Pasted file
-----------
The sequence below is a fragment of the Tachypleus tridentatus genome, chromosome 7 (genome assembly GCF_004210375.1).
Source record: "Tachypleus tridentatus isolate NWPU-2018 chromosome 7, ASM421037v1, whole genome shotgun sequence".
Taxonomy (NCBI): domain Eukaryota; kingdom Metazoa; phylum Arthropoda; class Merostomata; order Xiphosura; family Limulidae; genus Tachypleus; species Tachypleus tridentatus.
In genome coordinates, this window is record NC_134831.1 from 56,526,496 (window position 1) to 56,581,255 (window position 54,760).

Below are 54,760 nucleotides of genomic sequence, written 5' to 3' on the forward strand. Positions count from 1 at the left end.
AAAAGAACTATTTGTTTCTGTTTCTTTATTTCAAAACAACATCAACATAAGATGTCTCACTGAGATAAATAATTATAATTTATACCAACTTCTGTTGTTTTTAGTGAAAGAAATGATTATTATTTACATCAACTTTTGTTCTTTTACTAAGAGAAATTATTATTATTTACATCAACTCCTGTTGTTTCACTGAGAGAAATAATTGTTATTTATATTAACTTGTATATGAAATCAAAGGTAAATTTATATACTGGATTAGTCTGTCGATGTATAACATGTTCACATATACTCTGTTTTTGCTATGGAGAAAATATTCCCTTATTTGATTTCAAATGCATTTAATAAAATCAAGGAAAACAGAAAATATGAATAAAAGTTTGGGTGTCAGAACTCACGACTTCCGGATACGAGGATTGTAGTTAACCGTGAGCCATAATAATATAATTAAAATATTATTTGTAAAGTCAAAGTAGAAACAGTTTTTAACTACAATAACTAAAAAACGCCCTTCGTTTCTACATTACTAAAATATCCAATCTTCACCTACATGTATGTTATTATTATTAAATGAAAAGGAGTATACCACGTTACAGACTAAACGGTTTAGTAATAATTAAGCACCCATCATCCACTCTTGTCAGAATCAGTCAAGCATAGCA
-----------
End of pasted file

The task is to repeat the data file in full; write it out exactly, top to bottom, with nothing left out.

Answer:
The sequence below is a fragment of the Tachypleus tridentatus genome, chromosome 7 (genome assembly GCF_004210375.1).
Source record: "Tachypleus tridentatus isolate NWPU-2018 chromosome 7, ASM421037v1, whole genome shotgun sequence".
Taxonomy (NCBI): domain Eukaryota; kingdom Metazoa; phylum Arthropoda; class Merostomata; order Xiphosura; family Limulidae; genus Tachypleus; species Tachypleus tridentatus.
In genome coordinates, this window is record NC_134831.1 from 56,526,496 (window position 1) to 56,581,255 (window position 54,760).

Below are 54,760 nucleotides of genomic sequence, written 5' to 3' on the forward strand. Positions count from 1 at the left end.
AAAAGAACTATTTGTTTCTGTTTCTTTATTTCAAAACAACATCAACATAAGATGTCTCACTGAGATAAATAATTATAATTTATACCAACTTCTGTTGTTTTTAGTGAAAGAAATGATTATTATTTACATCAACTTTTGTTCTTTTACTAAGAGAAATTATTATTATTTACATCAACTCCTGTTGTTTCACTGAGAGAAATAATTGTTATTTATATTAACTTGTATATGAAATCAAAGGTAAATTTATATACTGGATTAGTCTGTCGATGTATAACATGTTCACATATACTCTGTTTTTGCTATGGAGAAAATATTCCCTTATTTGATTTCAAATGCATTTAATAAAATCAAGGAAAACAGAAAATATGAATAAAAGTTTGGGTGTCAGAACTCACGACTTCCGGATACGAGGATTGTAGTTAACCGTGAGCCATAATAATATAATTAAAATATTATTTGTAAAGTCAAAGTAGAAACAGTTTTTAACTACAATAACTAAAAAACGCCCTTCGTTTCTACATTACTAAAATATCCAATCTTCACCTACATGTATGTTATTATTATTAAATGAAAAGGAGTATACCACGTTACAGACTAAACGGTTTAGTAATAATTAAGCACCCATCATCCACTCTTGTCAGAATCAGTCAAGCATAGCA